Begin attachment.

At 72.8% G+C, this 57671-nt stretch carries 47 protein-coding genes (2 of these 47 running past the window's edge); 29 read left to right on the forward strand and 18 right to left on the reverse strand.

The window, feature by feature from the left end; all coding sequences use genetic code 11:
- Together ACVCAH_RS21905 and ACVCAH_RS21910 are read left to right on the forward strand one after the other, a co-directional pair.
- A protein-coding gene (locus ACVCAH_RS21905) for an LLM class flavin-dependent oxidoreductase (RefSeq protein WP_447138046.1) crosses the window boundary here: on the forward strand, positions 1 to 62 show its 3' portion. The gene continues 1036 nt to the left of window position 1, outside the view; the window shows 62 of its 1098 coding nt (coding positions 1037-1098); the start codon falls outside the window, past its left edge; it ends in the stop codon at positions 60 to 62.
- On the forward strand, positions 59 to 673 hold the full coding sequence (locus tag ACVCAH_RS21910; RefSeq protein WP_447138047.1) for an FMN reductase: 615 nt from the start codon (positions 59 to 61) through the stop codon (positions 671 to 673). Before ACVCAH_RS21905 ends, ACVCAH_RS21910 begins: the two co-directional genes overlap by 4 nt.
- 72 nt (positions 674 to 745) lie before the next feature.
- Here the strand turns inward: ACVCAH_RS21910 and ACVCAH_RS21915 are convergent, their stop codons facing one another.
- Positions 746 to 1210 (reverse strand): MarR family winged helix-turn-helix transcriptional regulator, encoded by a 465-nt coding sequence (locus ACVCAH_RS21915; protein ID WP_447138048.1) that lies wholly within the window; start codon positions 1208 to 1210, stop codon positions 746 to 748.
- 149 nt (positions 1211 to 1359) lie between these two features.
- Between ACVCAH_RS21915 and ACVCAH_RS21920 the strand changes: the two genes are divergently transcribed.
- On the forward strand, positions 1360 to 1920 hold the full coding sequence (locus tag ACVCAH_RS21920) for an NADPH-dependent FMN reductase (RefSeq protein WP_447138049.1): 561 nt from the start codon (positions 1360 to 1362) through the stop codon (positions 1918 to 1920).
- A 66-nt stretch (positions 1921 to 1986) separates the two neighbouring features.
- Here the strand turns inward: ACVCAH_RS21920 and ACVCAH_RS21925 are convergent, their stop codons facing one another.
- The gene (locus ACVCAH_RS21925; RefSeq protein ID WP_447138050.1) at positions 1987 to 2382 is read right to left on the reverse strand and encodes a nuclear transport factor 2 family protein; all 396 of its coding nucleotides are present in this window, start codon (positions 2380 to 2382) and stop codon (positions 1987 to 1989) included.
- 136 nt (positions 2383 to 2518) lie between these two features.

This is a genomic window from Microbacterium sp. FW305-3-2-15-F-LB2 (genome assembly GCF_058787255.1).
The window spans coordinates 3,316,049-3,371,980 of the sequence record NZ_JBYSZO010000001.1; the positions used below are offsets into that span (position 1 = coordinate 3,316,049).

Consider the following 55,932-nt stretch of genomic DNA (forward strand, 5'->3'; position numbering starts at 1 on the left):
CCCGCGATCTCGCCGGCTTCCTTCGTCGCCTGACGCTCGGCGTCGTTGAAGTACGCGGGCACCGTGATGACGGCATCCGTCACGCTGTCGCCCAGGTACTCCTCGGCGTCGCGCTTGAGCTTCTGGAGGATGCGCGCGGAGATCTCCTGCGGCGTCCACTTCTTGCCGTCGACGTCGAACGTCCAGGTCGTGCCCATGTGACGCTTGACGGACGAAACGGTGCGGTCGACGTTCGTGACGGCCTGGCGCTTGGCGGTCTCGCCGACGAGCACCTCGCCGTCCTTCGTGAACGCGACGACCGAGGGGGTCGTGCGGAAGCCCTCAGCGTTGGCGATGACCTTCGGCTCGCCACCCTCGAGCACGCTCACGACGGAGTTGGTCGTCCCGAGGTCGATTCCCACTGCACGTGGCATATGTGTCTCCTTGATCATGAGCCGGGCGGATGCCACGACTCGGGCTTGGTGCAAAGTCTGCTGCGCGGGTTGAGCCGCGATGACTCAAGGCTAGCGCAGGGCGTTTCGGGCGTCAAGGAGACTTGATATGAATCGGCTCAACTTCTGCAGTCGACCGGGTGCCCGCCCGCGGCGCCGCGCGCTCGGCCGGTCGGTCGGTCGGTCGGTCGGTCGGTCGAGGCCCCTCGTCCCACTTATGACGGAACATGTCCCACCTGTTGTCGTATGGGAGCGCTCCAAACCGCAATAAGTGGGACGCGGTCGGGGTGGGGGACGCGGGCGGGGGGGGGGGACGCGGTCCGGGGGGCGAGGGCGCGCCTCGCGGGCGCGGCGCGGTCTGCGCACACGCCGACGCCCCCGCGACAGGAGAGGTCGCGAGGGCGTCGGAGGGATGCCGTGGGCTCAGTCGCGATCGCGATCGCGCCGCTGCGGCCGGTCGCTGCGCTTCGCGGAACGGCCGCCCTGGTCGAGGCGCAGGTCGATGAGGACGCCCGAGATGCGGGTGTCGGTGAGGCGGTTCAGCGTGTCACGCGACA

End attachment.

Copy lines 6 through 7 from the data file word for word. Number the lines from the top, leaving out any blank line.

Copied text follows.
- 72 nt (positions 674 to 745) lie before the next feature.
- Here the strand turns inward: ACVCAH_RS21910 and ACVCAH_RS21915 are convergent, their stop codons facing one another.